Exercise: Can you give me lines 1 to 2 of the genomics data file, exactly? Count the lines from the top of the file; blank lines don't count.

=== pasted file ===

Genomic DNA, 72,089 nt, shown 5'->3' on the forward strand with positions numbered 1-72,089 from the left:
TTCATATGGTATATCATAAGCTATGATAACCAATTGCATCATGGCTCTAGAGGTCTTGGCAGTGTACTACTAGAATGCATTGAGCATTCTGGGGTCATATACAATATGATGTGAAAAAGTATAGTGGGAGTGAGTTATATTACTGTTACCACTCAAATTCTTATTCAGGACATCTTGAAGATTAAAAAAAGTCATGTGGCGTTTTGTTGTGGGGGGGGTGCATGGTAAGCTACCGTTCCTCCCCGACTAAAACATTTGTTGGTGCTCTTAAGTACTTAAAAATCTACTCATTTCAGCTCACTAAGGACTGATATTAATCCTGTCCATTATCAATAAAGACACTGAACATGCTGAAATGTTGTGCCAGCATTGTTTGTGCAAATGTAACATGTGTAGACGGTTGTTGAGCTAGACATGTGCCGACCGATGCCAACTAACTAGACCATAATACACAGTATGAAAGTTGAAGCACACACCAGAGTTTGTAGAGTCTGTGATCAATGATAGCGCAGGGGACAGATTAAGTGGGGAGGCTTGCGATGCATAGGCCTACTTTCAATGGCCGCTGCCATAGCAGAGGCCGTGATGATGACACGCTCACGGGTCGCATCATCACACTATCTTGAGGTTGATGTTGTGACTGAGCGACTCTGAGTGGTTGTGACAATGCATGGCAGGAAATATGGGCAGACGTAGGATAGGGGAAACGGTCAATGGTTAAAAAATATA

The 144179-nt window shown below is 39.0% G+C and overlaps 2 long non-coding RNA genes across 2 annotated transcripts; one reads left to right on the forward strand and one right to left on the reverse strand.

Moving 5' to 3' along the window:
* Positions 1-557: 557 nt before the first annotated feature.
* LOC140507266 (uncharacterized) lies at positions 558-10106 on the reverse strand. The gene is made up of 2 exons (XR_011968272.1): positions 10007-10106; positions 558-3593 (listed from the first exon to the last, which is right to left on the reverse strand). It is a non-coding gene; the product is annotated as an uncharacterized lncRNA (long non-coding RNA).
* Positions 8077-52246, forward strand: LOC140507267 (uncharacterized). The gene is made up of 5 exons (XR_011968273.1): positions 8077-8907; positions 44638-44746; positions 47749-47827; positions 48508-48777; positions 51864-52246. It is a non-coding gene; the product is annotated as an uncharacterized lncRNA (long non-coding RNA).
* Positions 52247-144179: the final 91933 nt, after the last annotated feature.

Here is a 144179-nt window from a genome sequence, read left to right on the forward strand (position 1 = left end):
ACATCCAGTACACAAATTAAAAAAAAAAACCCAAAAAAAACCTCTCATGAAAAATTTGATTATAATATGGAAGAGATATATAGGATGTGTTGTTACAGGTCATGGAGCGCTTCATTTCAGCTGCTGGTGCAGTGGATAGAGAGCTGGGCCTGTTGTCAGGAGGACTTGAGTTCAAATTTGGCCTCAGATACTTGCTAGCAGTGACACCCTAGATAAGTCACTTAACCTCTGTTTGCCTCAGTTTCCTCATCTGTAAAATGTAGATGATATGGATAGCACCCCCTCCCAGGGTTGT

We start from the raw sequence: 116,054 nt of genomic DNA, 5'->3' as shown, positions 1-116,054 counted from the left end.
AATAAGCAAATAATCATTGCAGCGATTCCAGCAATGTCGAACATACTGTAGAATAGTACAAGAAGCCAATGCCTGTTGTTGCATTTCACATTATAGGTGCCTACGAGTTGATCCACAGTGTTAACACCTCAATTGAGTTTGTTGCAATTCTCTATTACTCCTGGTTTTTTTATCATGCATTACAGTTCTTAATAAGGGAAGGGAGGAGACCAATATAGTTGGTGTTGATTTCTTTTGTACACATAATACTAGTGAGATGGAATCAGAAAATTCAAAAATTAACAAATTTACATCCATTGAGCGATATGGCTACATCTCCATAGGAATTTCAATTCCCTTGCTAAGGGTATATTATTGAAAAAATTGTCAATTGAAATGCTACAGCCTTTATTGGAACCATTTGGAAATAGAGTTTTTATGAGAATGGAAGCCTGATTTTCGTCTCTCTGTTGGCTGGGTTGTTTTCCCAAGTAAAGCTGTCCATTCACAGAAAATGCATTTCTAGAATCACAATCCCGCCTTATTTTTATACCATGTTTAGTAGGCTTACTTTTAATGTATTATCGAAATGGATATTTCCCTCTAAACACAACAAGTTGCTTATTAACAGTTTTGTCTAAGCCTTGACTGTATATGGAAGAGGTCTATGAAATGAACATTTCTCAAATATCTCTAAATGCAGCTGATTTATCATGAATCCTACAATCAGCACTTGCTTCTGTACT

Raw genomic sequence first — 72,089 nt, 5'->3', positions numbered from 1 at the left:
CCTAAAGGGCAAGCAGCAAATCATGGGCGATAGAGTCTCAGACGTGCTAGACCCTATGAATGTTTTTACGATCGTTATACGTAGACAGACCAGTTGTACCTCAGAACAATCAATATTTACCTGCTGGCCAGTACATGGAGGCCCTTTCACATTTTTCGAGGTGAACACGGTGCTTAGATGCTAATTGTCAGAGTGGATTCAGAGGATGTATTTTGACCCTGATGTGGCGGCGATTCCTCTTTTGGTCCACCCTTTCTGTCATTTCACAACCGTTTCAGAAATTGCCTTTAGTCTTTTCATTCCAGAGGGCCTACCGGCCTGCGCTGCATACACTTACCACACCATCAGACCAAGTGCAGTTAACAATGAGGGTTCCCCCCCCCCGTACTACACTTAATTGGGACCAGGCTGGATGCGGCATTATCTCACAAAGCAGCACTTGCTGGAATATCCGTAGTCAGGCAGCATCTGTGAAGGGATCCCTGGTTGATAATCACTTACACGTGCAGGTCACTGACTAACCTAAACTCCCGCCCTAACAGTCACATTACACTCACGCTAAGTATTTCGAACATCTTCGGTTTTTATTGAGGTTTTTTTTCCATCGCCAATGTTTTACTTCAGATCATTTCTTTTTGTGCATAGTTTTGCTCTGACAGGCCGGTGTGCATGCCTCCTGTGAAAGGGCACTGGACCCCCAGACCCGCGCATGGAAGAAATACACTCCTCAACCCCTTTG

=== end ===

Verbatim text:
Genomic DNA, 72,089 nt, shown 5'->3' on the forward strand with positions numbered 1-72,089 from the left:
TTCATATGGTATATCATAAGCTATGATAACCAATTGCATCATGGCTCTAGAGGTCTTGGCAGTGTACTACTAGAATGCATTGAGCATTCTGGGGTCATATACAATATGATGTGAAAAAGTATAGTGGGAGTGAGTTATATTACTGTTACCACTCAAATTCTTATTCAGGACATCTTGAAGATTAAAAAAAGTCATGTGGCGTTTTGTTGTGGGGGGGGTGCATGGTAAGCTACCGTTCCTCCCCGACTAAAACATTTGTTGGTGCTCTTAAGTACTTAAAAATCTACTCATTTCAGCTCACTAAGGACTGATATTAATCCTGTCCATTATCAATAAAGACACTGAACATGCTGAAATGTTGTGCCAGCATTGTTTGTGCAAATGTAACATGTGTAGACGGTTGTTGAGCTAGACATGTGCCGACCGATGCCAACTAACTAGACCATAATACACAGTATGAAAGTTGAAGCACACACCAGAGTTTGTAGAGTCTGTGATCAATGATAGCGCAGGGGACAGATTAAGTGGGGAGGCTTGCGATGCATAGGCCTACTTTCAATGGCCGCTGCCATAGCAGAGGCCGTGATGATGACACGCTCACGGGTCGCATCATCACACTATCTTGAGGTTGATGTTGTGACTGAGCGACTCTGAGTGGTTGTGACAATGCATGGCAGGAAATATGGGCAGACGTAGGATAGGGGAAACGGTCAATGGTTAAAAAATATA